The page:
Hey everyone!

Between baby screams and diaper changes, I’ve managed to finally get a little baking done since the little one has joined us. It’s been a struggle to try and feel a little bit normal everyday, but we’re gettin’ there!

High Altitude Sponge Cake

So sponge cake. As with all cake, it gets tough when you’re at a higher altitude. One of the most common issues here is that sponge cake will rise too quickly in the oven, and then collapse in the middle once it’s cooked through. This is because things rise a bit faster during baking up here.

High Altitude Sponge Cake Recipe

To fix the issue, the biggest change is how long you beat your eggs for. Or rather, what your eggs look like when you stop whipping them. You want the mixture to be pale and thick. When you lift your beaters from the mixture, it should drip off, and stand on top of the batter for just a minute before it kind of falls into the rest of the batter. (Normally, you’d want batter drips to stay on top for longer before incorporating).

Best High Altitude Sponge Cake

Anyways, since we’ve got a swamp cooler in our house, it’s nearly impossible to whip eggs to anything stiffer than this, so it works well. For me it takes about 8 minutes in a stand mixer with the whisk attachment to reach this stage.

Vanilla High Altitude Sponge Cake

Sponge cake feels like magic to me. It’s really just eggs, sugar, and flour, and it bakes up into this fluffy, chewy, real life cake. Eggs you guys, they are the magic ingredient, no joke.

Fluffy High Altitude Sponge Cake

And so anyways, I’ve eaten literally this entire cake as a stand alone dessert (and also I’ve eaten the whole thing myself). That’s to say, it can definitely stand alone with just a dusting of powdered sugar. BUT, it’s also great with fruit and whipped cream piled on top, or frosted with chocolate buttercream, or drizzled with a simple icing.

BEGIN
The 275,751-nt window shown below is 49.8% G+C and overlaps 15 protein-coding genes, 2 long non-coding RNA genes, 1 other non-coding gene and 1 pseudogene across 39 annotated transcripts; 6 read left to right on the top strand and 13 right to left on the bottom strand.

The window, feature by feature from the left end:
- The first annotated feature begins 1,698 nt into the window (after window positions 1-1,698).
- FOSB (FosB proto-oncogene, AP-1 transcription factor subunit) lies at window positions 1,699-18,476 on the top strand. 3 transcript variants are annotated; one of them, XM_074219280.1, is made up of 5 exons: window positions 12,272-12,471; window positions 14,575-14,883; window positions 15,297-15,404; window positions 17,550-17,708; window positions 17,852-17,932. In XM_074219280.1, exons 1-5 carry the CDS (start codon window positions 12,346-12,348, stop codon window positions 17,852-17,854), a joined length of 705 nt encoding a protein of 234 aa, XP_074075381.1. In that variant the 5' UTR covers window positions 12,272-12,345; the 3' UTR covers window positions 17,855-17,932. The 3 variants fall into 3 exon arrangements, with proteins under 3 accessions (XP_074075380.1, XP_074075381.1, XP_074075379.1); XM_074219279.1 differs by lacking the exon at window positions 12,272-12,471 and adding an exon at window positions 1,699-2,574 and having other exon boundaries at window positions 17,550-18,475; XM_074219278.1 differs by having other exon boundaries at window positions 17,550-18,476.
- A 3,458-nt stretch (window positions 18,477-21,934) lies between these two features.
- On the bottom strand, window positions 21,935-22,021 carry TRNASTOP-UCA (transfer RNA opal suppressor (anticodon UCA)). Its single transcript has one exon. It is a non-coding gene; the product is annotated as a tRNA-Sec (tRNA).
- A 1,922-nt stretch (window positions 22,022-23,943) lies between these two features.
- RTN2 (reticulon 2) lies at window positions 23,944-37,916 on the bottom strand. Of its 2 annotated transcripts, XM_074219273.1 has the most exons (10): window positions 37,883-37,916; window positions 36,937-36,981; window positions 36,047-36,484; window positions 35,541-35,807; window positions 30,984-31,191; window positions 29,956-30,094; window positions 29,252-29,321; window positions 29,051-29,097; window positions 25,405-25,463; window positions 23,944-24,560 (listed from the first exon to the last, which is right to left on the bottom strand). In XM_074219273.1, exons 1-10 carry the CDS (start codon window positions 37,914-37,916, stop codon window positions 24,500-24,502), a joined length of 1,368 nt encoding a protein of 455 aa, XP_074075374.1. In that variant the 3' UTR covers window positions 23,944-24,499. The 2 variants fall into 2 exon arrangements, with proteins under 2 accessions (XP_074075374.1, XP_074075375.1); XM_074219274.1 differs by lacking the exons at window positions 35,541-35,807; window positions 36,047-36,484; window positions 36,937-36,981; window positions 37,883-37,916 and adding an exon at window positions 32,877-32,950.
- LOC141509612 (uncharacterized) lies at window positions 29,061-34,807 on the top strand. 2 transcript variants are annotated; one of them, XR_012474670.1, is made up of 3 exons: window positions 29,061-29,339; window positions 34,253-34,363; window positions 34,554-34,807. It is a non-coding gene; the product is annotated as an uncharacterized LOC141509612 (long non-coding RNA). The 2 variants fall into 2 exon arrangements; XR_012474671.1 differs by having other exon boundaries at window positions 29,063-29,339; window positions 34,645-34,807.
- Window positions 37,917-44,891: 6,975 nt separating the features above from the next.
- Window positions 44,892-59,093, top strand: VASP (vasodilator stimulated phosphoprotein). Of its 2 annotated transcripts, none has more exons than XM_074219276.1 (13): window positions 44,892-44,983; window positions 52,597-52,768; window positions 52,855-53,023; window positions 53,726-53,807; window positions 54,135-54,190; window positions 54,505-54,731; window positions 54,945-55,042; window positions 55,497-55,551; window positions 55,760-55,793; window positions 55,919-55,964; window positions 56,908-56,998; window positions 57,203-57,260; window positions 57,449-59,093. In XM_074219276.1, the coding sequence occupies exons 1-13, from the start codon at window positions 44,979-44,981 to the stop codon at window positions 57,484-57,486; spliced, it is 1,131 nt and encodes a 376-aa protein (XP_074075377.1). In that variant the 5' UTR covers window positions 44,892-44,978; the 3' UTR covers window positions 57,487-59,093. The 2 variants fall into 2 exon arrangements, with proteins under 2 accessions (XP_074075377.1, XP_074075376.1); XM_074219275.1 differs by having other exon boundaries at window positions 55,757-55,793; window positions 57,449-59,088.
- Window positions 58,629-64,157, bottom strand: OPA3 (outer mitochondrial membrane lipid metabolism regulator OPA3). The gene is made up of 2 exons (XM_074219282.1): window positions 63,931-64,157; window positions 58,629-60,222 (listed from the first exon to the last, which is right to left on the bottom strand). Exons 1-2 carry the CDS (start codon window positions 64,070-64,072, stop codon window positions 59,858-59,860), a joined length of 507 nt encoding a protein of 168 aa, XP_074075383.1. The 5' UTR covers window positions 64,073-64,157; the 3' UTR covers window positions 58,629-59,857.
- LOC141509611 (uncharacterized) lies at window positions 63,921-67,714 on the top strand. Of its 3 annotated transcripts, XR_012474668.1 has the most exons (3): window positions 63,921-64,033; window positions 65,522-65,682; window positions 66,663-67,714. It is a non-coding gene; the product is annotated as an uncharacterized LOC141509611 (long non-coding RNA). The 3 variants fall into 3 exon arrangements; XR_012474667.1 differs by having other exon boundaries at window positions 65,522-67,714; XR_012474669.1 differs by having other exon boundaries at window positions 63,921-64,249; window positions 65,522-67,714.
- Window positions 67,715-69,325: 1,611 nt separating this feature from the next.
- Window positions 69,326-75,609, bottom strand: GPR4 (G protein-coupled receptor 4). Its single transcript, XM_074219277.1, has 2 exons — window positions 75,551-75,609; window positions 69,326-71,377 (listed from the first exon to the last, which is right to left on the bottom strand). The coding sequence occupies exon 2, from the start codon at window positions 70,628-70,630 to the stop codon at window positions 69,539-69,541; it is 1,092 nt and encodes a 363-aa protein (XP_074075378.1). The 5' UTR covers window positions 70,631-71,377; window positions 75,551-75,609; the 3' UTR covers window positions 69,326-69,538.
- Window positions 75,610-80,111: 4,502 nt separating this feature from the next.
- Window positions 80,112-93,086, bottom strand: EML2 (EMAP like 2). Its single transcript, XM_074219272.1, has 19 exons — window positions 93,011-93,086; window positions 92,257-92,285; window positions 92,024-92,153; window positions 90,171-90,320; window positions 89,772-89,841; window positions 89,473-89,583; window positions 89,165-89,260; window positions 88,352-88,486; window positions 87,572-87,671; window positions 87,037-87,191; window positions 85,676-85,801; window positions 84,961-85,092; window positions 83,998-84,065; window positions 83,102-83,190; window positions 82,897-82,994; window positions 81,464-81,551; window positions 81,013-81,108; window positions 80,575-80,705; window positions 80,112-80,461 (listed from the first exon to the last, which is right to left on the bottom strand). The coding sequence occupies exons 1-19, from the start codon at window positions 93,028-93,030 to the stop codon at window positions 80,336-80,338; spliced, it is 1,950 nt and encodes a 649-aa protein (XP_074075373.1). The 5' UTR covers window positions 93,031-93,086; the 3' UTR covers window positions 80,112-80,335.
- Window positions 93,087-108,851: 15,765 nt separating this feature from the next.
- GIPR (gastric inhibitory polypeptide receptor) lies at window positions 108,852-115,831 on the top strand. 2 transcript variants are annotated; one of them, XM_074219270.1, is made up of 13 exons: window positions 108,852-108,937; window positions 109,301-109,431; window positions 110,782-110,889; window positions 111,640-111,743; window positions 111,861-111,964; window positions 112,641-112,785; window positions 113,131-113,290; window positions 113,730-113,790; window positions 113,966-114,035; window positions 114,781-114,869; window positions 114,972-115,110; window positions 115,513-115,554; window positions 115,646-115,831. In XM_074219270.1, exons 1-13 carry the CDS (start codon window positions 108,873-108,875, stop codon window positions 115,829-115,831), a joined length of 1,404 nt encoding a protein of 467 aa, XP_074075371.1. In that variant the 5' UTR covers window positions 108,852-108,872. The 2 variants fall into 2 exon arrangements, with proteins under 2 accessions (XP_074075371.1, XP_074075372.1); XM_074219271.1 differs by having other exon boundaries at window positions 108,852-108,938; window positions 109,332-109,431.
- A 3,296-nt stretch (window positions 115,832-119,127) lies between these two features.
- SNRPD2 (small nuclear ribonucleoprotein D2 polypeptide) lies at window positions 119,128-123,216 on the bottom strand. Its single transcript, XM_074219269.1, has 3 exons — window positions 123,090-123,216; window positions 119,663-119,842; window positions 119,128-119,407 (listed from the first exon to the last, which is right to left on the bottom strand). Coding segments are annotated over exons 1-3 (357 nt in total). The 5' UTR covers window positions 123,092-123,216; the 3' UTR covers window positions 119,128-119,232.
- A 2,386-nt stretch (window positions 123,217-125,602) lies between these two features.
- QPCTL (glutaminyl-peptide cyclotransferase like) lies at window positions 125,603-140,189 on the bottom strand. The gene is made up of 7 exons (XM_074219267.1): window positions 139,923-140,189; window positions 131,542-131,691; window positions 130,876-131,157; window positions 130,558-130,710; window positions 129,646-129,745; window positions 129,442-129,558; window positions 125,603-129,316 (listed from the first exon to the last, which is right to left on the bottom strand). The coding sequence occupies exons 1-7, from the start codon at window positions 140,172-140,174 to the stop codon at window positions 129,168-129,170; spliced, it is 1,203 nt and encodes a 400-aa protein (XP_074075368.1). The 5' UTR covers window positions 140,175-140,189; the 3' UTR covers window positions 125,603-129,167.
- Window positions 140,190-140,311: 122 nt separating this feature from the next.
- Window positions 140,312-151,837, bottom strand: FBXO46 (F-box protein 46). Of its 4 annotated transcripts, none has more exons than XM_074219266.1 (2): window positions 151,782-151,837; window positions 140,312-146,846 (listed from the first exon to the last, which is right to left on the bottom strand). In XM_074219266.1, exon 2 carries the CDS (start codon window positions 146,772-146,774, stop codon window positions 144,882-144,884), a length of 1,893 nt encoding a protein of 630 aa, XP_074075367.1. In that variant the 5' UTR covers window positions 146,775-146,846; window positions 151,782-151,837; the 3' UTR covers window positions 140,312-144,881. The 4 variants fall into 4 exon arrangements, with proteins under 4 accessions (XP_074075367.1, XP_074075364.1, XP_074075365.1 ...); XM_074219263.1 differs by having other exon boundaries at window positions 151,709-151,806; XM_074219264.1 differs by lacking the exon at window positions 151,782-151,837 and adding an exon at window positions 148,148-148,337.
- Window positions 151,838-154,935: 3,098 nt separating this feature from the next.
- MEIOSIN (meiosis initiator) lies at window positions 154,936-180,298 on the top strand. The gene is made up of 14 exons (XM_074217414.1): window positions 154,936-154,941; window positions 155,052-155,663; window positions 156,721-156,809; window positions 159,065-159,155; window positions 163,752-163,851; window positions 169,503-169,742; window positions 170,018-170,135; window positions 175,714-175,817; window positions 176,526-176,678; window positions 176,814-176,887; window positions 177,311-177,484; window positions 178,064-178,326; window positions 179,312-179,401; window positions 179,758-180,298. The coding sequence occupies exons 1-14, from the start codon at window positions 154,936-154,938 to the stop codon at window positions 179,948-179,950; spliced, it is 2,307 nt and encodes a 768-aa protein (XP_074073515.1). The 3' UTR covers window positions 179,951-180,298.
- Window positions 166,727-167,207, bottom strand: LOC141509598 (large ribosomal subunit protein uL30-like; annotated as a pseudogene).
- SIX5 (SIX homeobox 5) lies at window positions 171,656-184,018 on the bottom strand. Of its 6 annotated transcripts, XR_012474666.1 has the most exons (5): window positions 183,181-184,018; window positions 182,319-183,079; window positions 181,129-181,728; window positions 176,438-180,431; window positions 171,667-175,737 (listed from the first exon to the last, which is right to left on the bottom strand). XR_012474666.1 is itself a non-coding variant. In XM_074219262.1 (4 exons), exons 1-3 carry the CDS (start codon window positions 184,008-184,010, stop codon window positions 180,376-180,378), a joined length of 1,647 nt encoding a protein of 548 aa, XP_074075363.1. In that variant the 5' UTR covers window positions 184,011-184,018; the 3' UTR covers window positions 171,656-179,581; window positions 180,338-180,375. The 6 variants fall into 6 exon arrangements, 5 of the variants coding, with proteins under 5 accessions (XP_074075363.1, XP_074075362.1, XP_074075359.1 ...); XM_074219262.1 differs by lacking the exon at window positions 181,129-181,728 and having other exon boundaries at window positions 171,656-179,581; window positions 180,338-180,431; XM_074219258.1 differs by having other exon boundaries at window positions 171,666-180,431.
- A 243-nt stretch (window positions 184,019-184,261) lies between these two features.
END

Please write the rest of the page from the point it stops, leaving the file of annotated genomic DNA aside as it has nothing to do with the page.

Easy High Altitude Sponge Cake

Another super nice part of this cake is that it is self-leveling. Basically when it comes out of the oven, it should be domed like a normal cake, but as it cools, it will flatten out and should end up with a perfectly flat top and bottom. It’s super easy, make it today because why not have cake?

Vanilla Sponge Cake

Servings 8 slices


  • 5 eggs
  • 2/3 cup sugar
  • 1/4 tsp. salt
  • 1 tsp. vanilla extract
  • 1 1/4 cups cake flour
  • 2 tbs. instant vanilla pudding mix


  1. Preheat your oven to 350 degrees, and grease an 8 inch round cake pan, and line the bottom of the pan with parchment paper. Set aside. 

  2. In a large bowl, beat together the eggs, sugar, salt, and vanilla until thick and fluffy. This should take about 8-10 minutes. When you lift out your beaters, the batter that drips off should sit on top of the batter in bowl for a few seconds before incorporating back in. 

  3. Over a medium bowl, sift together the cake flour and instant pudding mix. Then, sift the mixture again, this time directly over the whipped egg mixture. Using a spatula, gently fold in the flour mixture. Be sure to turn your bowl many times, and scrap through to the bottom of your bowl to ensure that you don’t leave any pockets of flour. 

  4. Pour into your prepared pan, and bake for 30-35 minutes, or until a cake tester comes out clean. Cool completely in the pan before using a knife around the edges and turning it out. Garnish as desired. Enjoy! 

vanilla sponge cake


  1. louise vince

    June 20, 2018 at 3:55 pm

    Will it work as well without the 2 tbs. of pudding mix?

    • Angie

      June 20, 2018 at 9:20 pm

      I’d guess that the pudding mix just gives it the vanilla flavor. I’m going to try lemon pudding mix….then strawberry; cream cheese; white chocolate. So many options for this one simple cake!